You are currently browsing the blog archives for March, 2013.



Teaching With Movement

By Sweta

Here is the original article that talks about the “Health Privilege” activity. It goes more in-depth regarding health and health care disparities in United States.



Gender of your Children Determine Contraception Use in Nepal?

By evad5735

Read more from the International Journal of Gynecology Obstetrics and more journal articles focused on Nepal.

Association between having no sons and using no contraception amount a nationally representative sample of you wives in Nepal: Abstract


To examine whether a lack of sons predicts non-use of contraception among young wives in Nepal.


Data were obtained from married females aged 15–24years who participated in the Nepal 2022 Demographic and Health Survey (n=2439). Multivariate models were used to test predictions of modern contraception use with the following variables: having no sons, social inequities (wealth, education, rural residence, and caste), gender inequities (early age at marriage, spousal age, and education gaps), respondent age, parity, and geographic region.


Most wives (79%) reported using no modern contraception. Non-use was more likely among those with no living sons (adjusted odds ratio [AOR], 1.6; 95% confidence interval [CI], 1.2–2.2), and those who married as a minor (AOR, 1.4; 95% CI, 1.02–1.9) and/or resided in a rural area (AOR, 1.6; 95% CI, 1.3–2.5). Having no daughters was negatively associated with non-use of contraception (AOR, 0.7; 95% CI, 0.5–0.9).


Contraception use is not common among young wives in Nepal. It is, however, more likely among wives with sons and less likely among wives with daughters, demonstrating that son preference continues to affect contraception use among the next generation of mothers in Nepal



ghU reading 3/18/13

By Sweta


1. What are Health and Health Care Disparities?
Health and health care disparities refer to differences in health and health care between population
groups. “Health disparity,” generally refers to a higher burden of illness, injury, disability, or mortality
experienced by one population group relative to another group. A “health care disparity” typically refers
to differences between groups in health coverage, access to care, and quality of care. While disparities
are commonly viewed through the lens of race and ethnicity, they occur across many dimensions,
including socioeconomic status, age, location, gender, disability status, and sexual orientation.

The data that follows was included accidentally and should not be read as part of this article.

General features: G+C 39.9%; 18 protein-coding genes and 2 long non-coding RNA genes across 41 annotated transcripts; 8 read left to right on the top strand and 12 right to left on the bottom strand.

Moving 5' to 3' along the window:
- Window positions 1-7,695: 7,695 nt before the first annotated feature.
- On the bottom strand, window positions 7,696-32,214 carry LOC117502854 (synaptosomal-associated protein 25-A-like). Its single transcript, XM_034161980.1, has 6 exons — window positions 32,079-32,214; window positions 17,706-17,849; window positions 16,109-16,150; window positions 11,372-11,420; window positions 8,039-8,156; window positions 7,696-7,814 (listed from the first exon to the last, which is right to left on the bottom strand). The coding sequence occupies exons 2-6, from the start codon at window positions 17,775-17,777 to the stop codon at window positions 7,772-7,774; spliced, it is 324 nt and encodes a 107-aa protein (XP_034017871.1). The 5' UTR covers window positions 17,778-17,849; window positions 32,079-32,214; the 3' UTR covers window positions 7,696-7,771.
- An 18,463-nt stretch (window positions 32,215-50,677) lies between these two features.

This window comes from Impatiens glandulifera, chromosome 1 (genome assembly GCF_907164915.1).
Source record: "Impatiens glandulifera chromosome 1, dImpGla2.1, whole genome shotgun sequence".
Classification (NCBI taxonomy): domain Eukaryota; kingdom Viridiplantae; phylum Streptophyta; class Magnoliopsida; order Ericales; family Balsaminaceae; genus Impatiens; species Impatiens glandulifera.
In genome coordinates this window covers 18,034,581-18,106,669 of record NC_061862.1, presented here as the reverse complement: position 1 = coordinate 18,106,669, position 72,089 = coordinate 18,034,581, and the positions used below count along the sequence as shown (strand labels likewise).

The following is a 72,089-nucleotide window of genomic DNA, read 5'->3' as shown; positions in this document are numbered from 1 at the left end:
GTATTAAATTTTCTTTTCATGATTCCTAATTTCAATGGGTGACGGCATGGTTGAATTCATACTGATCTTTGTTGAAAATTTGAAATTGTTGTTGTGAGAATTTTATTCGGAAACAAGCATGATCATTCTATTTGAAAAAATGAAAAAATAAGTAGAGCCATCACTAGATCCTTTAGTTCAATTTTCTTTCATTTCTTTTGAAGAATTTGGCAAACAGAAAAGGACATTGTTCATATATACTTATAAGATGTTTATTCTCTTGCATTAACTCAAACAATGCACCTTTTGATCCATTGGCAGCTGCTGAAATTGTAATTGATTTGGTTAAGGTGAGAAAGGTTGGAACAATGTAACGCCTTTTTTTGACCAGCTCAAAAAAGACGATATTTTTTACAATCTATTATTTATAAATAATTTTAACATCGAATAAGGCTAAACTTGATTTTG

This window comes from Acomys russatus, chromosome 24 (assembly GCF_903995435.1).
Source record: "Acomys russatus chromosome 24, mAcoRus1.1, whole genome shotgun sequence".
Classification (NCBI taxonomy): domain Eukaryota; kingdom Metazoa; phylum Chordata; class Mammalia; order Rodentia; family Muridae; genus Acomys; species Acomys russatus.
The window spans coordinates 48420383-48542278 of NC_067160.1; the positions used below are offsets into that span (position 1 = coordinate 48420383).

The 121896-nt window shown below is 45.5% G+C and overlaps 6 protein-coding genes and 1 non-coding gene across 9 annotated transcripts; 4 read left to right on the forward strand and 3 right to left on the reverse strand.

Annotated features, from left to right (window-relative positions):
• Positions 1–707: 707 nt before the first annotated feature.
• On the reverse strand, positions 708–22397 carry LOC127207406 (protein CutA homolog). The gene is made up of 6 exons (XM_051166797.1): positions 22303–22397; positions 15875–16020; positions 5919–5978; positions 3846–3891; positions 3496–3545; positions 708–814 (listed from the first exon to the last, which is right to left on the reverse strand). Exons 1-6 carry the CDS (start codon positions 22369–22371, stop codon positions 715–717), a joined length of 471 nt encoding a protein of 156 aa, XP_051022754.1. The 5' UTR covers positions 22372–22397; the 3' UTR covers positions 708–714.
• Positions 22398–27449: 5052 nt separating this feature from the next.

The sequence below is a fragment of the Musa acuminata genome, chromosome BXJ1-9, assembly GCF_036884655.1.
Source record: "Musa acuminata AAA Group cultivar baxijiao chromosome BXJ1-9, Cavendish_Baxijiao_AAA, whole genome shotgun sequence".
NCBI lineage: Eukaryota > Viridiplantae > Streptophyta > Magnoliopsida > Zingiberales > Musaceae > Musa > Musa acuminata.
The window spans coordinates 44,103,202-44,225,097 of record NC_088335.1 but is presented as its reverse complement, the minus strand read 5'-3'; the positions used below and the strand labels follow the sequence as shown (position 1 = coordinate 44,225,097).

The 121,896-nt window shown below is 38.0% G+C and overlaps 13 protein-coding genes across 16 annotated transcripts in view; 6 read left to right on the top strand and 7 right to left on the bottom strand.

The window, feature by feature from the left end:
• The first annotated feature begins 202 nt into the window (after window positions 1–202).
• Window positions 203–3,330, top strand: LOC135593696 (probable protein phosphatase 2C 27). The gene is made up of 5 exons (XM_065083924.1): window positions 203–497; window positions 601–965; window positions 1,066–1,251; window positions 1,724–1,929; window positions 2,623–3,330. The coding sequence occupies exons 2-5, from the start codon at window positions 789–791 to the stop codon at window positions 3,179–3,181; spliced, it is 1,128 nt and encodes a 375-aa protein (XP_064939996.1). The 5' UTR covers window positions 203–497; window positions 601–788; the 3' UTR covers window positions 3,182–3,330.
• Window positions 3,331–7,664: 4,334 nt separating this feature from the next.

2. Why do Health and Health Care Disparities Matter?




In Medical First, a Baby With H.I.V. Is Deemed Cured

By Sweta

Doctors announced on Sunday that a baby had been cured of anH.I.V. infection for the first time, a startling development that could change how infected newborns are treated and sharply reduce the number of children living with the virus that causes AIDS.



ghU for this week: Why the Wealthy Are Healthy

By Sweta

Why the Wealthy Are Healthy


May 15, 2012

Several years ago Carnegie Mellon psychologist Sheldon Cohen performed an experiment to try to predict people’s susceptibility to disease. First, he asked his subjects one question about their childhood. Then he squirted a cold virus into their noses and waited a few days to see who got sick, and who didn’t.

He found that significantly more people who answered “no” to his one question came down with a cold, while only a few of those who answered “yes” got sick. The question: Did your parents own their own home when you were a child?


Full article:




ghU for the week: being aware of modern day slavery

By edohm

The estimated number of slaves in the world today is 20-30 million. This is a difficult number to calculate…it’s a largely hidden population…and what counts as slavery? We’ve spent a lot of time over the year talking about human rights–sometimes in regards to subtle, seemingly every day matters, and other times in cases where human rights are clearly being denied/violated. Take some time to check out this video about modern day slavery. The first 10 minutes or so highlights places in Nepal and India–so definitely take the time to watch that part at least. We won’t talk directly about this topic next week (in our meeting), but keep it in mind throughout our discussions, and build an awareness of these things, especially if you did not already know they were going on.

For the facts and just more information about modern day slavery and what measures are (and aren’t) being taken, check out the CNN Freedom Project page.